Ajahn Sumedho at Dhammapala
It’s been seven years since Luang Por Sumedho last visited Dhammapala – on the occasion of the consecration of the Abhaya-Buddha statue in the monastery garden. It was also in the same year that he passed on his abbot duties and responsibilities at Amaravati Monastery to his successor, Ajahn Amaro, and since then he has been living in relative seclusion at Ratanawan Monastery in the Thai province of Korat.
We were particularly delighted with his visit, as he had taken the time to stay with us for nine days even though his travel itinerary was pretty dense. We had promised before his arrival that we would happily offer him plenty of time for rest and recuperation, as he had led a ten-day retreat at Amaravati with around 360-400 participants just before coming over to Switzerland. Admittedly he didn’t lead the retreat in the old familiar style, where he would attend each meditation session personally; but nevertheless he offered extensive Dhamma teachings once a day to the whole assembly.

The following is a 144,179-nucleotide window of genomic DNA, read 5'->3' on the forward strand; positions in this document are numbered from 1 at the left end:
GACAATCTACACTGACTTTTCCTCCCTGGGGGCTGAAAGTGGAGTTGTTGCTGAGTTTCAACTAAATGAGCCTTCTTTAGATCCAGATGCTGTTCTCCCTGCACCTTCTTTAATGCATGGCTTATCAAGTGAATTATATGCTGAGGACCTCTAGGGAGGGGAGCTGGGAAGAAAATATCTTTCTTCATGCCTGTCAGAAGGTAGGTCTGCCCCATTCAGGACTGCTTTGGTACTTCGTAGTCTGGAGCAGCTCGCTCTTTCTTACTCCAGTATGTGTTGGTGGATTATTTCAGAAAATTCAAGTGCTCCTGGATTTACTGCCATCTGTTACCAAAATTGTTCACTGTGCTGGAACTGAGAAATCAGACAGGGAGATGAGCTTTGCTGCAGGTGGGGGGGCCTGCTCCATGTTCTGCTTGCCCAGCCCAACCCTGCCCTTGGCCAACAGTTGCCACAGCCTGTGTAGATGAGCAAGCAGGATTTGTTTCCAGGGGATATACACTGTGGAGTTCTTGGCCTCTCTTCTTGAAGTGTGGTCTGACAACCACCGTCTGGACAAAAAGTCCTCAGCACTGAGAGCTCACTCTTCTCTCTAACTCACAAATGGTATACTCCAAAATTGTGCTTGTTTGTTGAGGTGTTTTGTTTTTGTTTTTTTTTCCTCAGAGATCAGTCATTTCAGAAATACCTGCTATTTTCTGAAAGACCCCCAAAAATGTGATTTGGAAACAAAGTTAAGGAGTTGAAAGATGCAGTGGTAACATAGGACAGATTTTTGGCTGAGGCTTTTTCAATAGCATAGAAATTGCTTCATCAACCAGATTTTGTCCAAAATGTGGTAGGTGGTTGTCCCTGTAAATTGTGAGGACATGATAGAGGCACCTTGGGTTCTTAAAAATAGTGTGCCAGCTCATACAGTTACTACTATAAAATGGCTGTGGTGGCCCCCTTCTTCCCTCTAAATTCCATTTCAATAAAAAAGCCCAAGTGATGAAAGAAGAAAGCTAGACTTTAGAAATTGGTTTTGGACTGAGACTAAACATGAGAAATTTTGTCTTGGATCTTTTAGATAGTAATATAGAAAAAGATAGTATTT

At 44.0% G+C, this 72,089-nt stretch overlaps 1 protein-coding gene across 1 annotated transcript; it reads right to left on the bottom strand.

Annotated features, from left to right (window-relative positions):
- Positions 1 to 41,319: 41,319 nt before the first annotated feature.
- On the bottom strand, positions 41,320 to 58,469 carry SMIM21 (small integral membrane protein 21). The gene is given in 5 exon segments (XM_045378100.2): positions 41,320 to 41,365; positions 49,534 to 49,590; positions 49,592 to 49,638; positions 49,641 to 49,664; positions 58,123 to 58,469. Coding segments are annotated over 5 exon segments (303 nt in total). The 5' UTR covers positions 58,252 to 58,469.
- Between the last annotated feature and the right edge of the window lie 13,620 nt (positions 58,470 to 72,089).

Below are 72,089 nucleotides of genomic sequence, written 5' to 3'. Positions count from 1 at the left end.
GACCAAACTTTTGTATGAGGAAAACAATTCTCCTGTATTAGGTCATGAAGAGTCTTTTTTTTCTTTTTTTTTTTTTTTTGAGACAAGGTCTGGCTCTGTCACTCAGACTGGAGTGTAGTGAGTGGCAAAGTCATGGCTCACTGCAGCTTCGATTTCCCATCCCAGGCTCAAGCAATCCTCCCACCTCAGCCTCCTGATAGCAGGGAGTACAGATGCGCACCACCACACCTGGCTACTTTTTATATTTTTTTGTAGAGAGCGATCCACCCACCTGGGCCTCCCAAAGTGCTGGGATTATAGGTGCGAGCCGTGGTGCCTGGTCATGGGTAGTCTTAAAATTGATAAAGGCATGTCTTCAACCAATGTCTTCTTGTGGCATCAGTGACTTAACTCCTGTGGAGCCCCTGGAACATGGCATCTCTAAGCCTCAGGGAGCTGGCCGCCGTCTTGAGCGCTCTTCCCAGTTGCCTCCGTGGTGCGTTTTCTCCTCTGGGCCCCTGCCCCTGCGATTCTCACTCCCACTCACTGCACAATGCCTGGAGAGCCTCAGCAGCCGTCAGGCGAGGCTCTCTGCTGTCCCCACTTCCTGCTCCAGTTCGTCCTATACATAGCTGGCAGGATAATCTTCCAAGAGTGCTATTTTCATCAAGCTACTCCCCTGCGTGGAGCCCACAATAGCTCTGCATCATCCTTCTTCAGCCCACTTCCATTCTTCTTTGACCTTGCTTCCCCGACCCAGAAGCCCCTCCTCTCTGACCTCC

Also at Dhammapala a large number of people had the opportunity to listen to his reflections during a Saturday night talk ( you can find the talk on our Audio page under: Pure awareness and the Four Noble Truths). Besides that, we completely attuned to his overall physical and mental energy and tried to accommodate his immediate needs. There was time for two short outings, walks to the Kander river, teatime sessions with the monks, and opportunities for guests and visitors to greet Luang Por before the main meal. It was clearly visible to everyone that Luang Por Sumedho had aged quite a bit since his last visit. He needed support while walking and getting up from his seat and also his seeing and hearing abilities seemed to have declined. But as soon as the theme of conversation turned towards the Dhamma, one noticed a mental power manifesting within him, which seemed to be independent of his physical wellbeing. A proof and an encouragement for everyone present, who might still harbour doubts about the fact, that it is possible to live peacefully – even joyfully – with the shortcomings of one’s own ageing body.